New ML4 Mortice Hook Lock – Security made simple!

ML4 mortice hook lock installed in black metal mesh gate frame. Gate is standing in front of a marina with lots of boats and a boardwalk.

Mortice locks have been around for a long time, dating back to the mid-18th century at least, so it would be fair to say that it is a well-established concept, proven by time itself. No major changes can be done to that concept, right?

Not so fast…!  At Gatemaster, the idea of re-creating a centuries old design was a challenge, but it isn’t the first time we’ve turned an accepted design on its head. Our very first gate lock, in fact, was a revolutionary combination of deadlock and sashlock into one single-action bolt, and our modern-day Superlock uses that very same design.

So we thought we’d take a swing at using that same concept for a mortice hook lock.  The idea sounds simple: when you are using the lock, you only need either the latch or the deadbolt, but never both at the same time, so why are both needed?  However, in practice, a complete redesign of the inner mechanics was necessary to make it work.

What everybody wants

Our first thought when starting a new R&D project is always, will this help make anybody’s life better, easier, or simpler?  The first thing, therefore, was to go to our partners and ask them how we can do that for them.  Turns out in principle, people were looking for the equivalent of a fully functional off-roader with the footprint of a small city car.

Challenge accepted!

As mortice locks are used in a variety of applications and settings, both aesthetics and functionality matter.  Form factor, quality of the build and price were put forward as the most important aspects of the product.  However, it also had to be something unique, enabling our customers to stand out in today’s very competitive fencing and security market. So, we’re proudly introducing the mortice hook lock.

The concept

Technical drawings of the mortice hook lock and the keep that goes with it

Handing over to R&D

Our leading R&D engineer Mark Matthews was given our challenge of ‘reinventing the wheel’.  To make the idea work, the lateral movement of the latch had to be changed to a rotary movement.  This helped maintain the long latch travel to make the lock suitable for the larger tolerances needed on gates, while still fitting into a 40mm frame.

We were asked for a hook, so we went with an accepted design for sliding gates and doors, where the hook drops down and catches into the keep, preventing the gate from being forced sideways.  When unlocked, the hook acts as a latch, enabling the gate to be pushed shut and opened with the handle.

A further challenge was that a sliding gate lock does not have to be handed like a swing gate lock does.  The answer to this was to create a small angled latch on the end of the hook, which enables the lock to latch smoothly when in the latching position and is also easily reversed for left- or right-hand swing gates.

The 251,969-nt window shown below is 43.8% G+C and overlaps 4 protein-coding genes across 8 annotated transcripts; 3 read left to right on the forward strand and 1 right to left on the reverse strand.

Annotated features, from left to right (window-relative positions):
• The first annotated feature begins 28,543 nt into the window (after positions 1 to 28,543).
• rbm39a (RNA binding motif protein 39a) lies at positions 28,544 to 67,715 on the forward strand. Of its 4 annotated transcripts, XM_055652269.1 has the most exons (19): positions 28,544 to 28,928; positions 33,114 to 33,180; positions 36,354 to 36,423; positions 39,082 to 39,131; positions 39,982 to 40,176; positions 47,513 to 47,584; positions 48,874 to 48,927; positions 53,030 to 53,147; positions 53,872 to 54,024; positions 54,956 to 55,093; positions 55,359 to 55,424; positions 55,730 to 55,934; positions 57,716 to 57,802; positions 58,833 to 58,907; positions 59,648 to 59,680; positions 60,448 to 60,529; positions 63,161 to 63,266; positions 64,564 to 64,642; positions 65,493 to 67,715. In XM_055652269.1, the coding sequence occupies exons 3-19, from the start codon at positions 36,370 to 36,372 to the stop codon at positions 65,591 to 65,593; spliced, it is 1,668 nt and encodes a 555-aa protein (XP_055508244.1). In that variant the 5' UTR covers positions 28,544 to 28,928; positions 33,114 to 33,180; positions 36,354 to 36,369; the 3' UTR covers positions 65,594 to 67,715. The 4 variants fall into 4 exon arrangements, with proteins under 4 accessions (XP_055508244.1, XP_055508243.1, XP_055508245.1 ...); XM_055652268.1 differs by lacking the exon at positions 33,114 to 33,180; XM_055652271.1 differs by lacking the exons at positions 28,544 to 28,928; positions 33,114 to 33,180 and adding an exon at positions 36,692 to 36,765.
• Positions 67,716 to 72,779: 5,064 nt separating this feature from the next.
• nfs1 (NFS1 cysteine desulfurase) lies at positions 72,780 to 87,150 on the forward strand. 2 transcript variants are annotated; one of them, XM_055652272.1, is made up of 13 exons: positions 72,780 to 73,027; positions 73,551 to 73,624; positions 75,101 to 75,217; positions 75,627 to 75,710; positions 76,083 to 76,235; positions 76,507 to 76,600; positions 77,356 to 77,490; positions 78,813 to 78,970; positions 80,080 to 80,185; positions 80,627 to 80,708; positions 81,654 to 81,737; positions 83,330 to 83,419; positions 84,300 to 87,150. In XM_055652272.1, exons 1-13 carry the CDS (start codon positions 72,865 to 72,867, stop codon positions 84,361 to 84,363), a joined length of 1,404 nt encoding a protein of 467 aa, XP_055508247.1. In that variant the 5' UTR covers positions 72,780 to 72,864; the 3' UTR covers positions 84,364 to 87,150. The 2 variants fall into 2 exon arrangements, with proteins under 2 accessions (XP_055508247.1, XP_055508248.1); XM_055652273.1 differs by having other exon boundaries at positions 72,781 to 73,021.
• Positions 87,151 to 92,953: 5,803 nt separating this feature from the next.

The material choice for the lock was simple: stainless steel is great when it comes to protecting a highly used component from wear-and-tear in the outside conditions.  We expect our locks to last for decades, so this was our go-to material.  For the latch tip however we went with brass, which wears less when hitting against the keep.

Mark said that “we took some unconventional turns on the project, but I am very pleased with the end result.  It is a nice little lock that has every convenience you need, in a small form factor”. 

Mortice hook lock
Keep to receive the ML4 mortice lock
Mortice hook lock installed in black gate frame. Hook latch is disengaged

Working during lockdown

Simon Napthine, Managing Director of Gatemaster says “Launching new products to the market starts with your own sales team. Therefore, I prefer to involve them early in the development stage, relying on their feedback from their experience and what they see in the field”.

Testing the new mortice hook lock was a challenge, as it was going on during the nation-wide lockdown in the UK. It takes weeks to test a lock to a 1 million openings, so when the government announced that everybody should work from home, we were in the middle of the process.

We decided to use the time wisely and continue the tests, even if it meant working from home. This way, the product could be ready by the time everybody was back to work”, Simon explains. “Luckily, the testing equipment wasn’t very large, so we managed to set it up at our homes – I had 1 machine in my kitchen!”.

One of the main questions was durability.  “Having an easy to install lock is great, but you will get nowhere if it does not last, and our sales will be the first to hear about it. So, we conducted several tests to prove why R&D were so confident about this lock.”

Small testing rig for lock sitting on wooden kitchen table

Testing during lockdown!

The result

The result of our efforts is the new ML4 Mortice Hook Lock. It is great to see that Gatemaster managed to plough through all these unexpected challenges and still managed to present an interesting product, delivering on the promise to innovate a unique concept and taking one more step towards a simple and functional gate hardware for everyone.

Take a look at the ML4 Mortice Hook Lock page here!

Looking for more information or distributor details?  Send us an email at sales(@)gatemasterlocks.com or give us a call on +44 (0)1243 558580.

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